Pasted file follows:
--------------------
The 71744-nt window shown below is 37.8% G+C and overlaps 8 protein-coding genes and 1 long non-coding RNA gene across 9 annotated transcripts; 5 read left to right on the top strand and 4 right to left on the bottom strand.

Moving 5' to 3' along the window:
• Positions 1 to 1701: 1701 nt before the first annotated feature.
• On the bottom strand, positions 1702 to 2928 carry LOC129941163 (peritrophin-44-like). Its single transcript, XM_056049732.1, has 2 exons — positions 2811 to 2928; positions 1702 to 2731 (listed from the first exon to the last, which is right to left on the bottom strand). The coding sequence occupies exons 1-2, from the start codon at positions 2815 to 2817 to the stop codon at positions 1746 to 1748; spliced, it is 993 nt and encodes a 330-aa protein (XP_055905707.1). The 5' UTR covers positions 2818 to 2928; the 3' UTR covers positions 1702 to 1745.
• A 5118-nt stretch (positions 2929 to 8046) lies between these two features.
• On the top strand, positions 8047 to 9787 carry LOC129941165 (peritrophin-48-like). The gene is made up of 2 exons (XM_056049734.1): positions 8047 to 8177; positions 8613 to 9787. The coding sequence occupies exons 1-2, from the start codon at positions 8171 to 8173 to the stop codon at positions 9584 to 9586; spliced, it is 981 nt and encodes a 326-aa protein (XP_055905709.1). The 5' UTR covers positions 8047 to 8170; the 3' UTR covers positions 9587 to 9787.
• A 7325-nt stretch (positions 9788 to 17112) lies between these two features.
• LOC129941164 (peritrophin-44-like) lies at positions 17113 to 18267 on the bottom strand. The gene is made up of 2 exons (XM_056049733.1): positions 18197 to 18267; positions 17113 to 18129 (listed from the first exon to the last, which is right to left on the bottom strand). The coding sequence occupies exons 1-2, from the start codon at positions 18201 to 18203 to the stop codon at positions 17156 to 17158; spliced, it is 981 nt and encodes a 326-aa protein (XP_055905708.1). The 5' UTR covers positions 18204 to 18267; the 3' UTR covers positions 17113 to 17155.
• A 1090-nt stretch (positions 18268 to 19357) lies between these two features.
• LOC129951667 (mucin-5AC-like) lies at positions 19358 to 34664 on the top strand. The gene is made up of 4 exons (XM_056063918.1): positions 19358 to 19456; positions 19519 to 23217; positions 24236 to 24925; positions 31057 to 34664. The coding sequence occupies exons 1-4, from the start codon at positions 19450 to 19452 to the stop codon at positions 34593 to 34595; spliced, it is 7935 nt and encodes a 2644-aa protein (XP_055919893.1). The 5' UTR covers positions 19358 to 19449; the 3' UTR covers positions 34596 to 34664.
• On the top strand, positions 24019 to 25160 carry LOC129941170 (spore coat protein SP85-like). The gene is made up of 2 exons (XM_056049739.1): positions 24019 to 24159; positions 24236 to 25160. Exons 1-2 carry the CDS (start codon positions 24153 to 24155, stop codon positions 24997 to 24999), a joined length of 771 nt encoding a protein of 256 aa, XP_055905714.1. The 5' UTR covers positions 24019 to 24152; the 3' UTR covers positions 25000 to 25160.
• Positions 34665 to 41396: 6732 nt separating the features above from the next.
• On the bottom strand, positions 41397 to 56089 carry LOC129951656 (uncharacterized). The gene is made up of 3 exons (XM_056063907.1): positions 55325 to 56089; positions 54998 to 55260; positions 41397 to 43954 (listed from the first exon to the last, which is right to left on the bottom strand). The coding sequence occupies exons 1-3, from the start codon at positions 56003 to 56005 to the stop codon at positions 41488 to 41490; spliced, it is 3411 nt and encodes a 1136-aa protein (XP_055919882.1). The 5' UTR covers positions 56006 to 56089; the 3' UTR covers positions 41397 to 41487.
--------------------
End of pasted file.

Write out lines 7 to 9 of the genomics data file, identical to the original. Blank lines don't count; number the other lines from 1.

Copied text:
• A 7325-nt stretch (positions 9788 to 17112) lies between these two features.
• LOC129941164 (peritrophin-44-like) lies at positions 17113 to 18267 on the bottom strand. The gene is made up of 2 exons (XM_056049733.1): positions 18197 to 18267; positions 17113 to 18129 (listed from the first exon to the last, which is right to left on the bottom strand). The coding sequence occupies exons 1-2, from the start codon at positions 18201 to 18203 to the stop codon at positions 17156 to 17158; spliced, it is 981 nt and encodes a 326-aa protein (XP_055905708.1). The 5' UTR covers positions 18204 to 18267; the 3' UTR covers positions 17113 to 17155.
• A 1090-nt stretch (positions 18268 to 19357) lies between these two features.